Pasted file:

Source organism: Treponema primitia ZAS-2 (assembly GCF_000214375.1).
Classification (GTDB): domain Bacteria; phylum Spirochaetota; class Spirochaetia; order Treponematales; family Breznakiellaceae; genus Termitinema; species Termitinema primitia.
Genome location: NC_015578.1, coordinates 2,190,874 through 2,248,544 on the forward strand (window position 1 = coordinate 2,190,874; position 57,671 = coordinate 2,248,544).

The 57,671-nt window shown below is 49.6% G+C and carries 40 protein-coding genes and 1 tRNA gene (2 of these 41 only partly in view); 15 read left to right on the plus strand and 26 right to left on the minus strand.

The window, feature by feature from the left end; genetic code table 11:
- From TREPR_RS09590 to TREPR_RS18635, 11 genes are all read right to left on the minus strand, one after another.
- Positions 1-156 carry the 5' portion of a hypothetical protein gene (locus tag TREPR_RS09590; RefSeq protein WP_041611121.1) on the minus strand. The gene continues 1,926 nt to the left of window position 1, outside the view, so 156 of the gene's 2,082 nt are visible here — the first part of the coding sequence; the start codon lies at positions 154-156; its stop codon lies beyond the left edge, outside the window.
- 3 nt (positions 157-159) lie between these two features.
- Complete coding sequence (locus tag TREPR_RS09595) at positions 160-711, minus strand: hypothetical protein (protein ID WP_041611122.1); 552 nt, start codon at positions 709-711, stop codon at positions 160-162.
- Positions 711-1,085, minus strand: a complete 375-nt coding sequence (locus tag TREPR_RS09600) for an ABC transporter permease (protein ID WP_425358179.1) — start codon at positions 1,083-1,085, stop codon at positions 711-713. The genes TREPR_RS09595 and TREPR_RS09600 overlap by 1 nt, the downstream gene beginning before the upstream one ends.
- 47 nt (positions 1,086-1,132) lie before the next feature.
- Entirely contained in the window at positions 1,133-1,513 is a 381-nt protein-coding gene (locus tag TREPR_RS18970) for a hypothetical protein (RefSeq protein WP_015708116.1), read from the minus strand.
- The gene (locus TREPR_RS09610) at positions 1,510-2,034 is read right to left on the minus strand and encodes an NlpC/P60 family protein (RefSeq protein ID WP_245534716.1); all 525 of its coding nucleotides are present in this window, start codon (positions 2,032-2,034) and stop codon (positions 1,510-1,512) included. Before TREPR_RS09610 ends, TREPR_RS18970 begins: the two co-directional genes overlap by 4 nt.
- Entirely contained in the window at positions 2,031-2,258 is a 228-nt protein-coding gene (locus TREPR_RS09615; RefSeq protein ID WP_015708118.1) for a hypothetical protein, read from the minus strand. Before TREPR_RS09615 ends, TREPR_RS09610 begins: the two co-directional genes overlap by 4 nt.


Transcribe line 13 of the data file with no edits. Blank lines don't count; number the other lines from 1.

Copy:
- The gene (locus TREPR_RS09610) at positions 1,510-2,034 is read right to left on the minus strand and encodes an NlpC/P60 family protein (RefSeq protein ID WP_245534716.1); all 525 of its coding nucleotides are present in this window, start codon (positions 2,032-2,034) and stop codon (positions 1,510-1,512) included. Before TREPR_RS09610 ends, TREPR_RS18970 begins: the two co-directional genes overlap by 4 nt.